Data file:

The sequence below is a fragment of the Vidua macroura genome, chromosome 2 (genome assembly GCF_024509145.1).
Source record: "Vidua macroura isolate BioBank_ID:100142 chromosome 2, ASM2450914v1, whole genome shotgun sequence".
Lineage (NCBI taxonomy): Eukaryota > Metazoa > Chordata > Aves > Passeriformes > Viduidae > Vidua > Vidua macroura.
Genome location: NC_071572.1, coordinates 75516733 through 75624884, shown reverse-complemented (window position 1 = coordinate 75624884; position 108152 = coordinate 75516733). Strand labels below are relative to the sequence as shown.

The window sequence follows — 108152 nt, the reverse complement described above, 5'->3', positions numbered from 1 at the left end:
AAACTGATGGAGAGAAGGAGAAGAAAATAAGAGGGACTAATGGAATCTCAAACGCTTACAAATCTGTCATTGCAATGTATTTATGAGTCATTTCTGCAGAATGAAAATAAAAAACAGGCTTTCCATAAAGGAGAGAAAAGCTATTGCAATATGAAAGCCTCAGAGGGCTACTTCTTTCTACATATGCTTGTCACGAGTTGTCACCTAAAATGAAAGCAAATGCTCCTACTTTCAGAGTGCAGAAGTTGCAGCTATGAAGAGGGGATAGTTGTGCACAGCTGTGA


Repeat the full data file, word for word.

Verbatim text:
The sequence below is a fragment of the Vidua macroura genome, chromosome 2 (genome assembly GCF_024509145.1).
Source record: "Vidua macroura isolate BioBank_ID:100142 chromosome 2, ASM2450914v1, whole genome shotgun sequence".
Lineage (NCBI taxonomy): Eukaryota > Metazoa > Chordata > Aves > Passeriformes > Viduidae > Vidua > Vidua macroura.
Genome location: NC_071572.1, coordinates 75516733 through 75624884, shown reverse-complemented (window position 1 = coordinate 75624884; position 108152 = coordinate 75516733). Strand labels below are relative to the sequence as shown.

The window sequence follows — 108152 nt, the reverse complement described above, 5'->3', positions numbered from 1 at the left end:
AAACTGATGGAGAGAAGGAGAAGAAAATAAGAGGGACTAATGGAATCTCAAACGCTTACAAATCTGTCATTGCAATGTATTTATGAGTCATTTCTGCAGAATGAAAATAAAAAACAGGCTTTCCATAAAGGAGAGAAAAGCTATTGCAATATGAAAGCCTCAGAGGGCTACTTCTTTCTACATATGCTTGTCACGAGTTGTCACCTAAAATGAAAGCAAATGCTCCTACTTTCAGAGTGCAGAAGTTGCAGCTATGAAGAGGGGATAGTTGTGCACAGCTGTGA